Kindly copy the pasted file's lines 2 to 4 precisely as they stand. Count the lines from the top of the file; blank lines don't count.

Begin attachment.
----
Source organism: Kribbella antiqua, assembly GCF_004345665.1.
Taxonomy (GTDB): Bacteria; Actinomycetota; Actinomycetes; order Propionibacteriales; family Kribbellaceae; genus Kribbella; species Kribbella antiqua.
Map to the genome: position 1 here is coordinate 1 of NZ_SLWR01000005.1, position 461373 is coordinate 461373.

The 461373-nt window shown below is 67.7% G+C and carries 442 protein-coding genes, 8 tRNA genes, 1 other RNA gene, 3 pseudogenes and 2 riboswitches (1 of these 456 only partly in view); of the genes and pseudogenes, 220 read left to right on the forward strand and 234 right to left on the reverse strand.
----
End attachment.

Taxonomy (GTDB): Bacteria; Actinomycetota; Actinomycetes; order Propionibacteriales; family Kribbellaceae; genus Kribbella; species Kribbella antiqua.
Map to the genome: position 1 here is coordinate 1 of NZ_SLWR01000005.1, position 461373 is coordinate 461373.

The 461373-nt window shown below is 67.7% G+C and carries 442 protein-coding genes, 8 tRNA genes, 1 other RNA gene, 3 pseudogenes and 2 riboswitches (1 of these 456 only partly in view); of the genes and pseudogenes, 220 read left to right on the forward strand and 234 right to left on the reverse strand.